In chemistry, radicals (often referred to as free radicals) are atomic or molecular species with unpaired electrons. These unpaired electrons are usually highly reactive, so radicals are likely to take part in chemical reactions.
Reactive oxygen species (ROS) include oxygen ions, free radicals and peroxides both inorganic and organic. They are generally very small molecules and are highly reactive due to the presence of unpaired valence shell electrons. ROSs form as a natural byproduct of the normal metabolism of oxygen and have important roles in cell signaling.
The source of ROS is the oxidative metabolism, mainly mitochondrial. During energy transduction, a small number of electrons accidentally “leak” to oxygen prematurely, forming damaging radicals, ROS (reactive oxygen species). The key reactive species are superoxide radical (O 2 -) and hydrogen peroxide (H 2 O 2 ); an important role is also played by hydroxil radical (HO°). These partially reduced species, as it is dictated by their higher reduction potentials, can oxidize the biomolecules with which oxygen itself reacts poorly. The strong univalent oxidant is hydroxil radical (HO°), which reacts at virtually diffusion-limited rates with most biomolecules.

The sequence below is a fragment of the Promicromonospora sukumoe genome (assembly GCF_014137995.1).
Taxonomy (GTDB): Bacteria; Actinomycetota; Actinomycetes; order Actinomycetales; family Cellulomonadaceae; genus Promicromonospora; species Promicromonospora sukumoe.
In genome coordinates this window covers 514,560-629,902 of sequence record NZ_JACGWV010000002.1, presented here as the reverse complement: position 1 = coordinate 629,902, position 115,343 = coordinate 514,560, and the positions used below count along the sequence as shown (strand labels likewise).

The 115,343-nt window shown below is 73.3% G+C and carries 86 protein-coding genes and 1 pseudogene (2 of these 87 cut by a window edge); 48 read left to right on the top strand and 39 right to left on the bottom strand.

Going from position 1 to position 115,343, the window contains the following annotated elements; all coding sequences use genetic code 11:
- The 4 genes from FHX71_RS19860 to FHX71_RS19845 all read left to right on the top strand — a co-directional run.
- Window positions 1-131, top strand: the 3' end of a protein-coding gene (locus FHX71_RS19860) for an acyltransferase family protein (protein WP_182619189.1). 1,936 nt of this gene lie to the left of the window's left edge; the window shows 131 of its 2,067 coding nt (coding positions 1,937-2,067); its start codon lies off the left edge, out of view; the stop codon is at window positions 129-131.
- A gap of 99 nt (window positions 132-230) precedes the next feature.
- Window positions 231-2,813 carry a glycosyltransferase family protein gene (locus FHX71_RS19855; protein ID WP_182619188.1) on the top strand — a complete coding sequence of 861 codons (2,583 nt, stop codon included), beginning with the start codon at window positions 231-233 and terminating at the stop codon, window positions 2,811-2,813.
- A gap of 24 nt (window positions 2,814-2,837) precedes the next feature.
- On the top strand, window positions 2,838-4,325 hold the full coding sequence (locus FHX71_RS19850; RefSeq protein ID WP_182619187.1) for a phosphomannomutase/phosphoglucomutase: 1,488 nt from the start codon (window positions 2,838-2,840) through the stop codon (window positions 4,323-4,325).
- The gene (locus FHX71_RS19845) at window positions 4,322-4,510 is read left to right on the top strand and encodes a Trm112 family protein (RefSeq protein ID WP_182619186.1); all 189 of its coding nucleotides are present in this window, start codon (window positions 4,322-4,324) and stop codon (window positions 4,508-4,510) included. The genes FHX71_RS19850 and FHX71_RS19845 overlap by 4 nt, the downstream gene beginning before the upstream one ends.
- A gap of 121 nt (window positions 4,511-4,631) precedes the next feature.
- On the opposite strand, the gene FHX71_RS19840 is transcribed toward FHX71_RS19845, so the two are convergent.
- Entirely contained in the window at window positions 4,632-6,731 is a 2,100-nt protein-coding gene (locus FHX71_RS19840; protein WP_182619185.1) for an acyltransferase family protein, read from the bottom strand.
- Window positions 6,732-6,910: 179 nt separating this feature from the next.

All of these species are oxidants with the exception of superoxide anion (O 2 -) which is a strong reducing agent
(O 2 - + Fe +++ --> O 2 + Fe ++ )
Additional sources of ROS are:
- Cyt P450
- Oxidases (NADPH Oxidase, Xanthine-Ox. Glucose Ox., Cholesterol Ox.)
Antioxidants tentative list
- levels of intracellular glutathione
- glutathione peroxidase
- oxygen reactive metabolites
- antioxidant biologic potential
- Carr unit (oxidizing reserve of plasma)?
- Dove effettuarli?
- Quale è il modo migliore di reintegrare il glutatione?
Chronic elevation of plasma thioredoxin: inhibition of chemotaxis and curtailment of life expectancy in AIDS.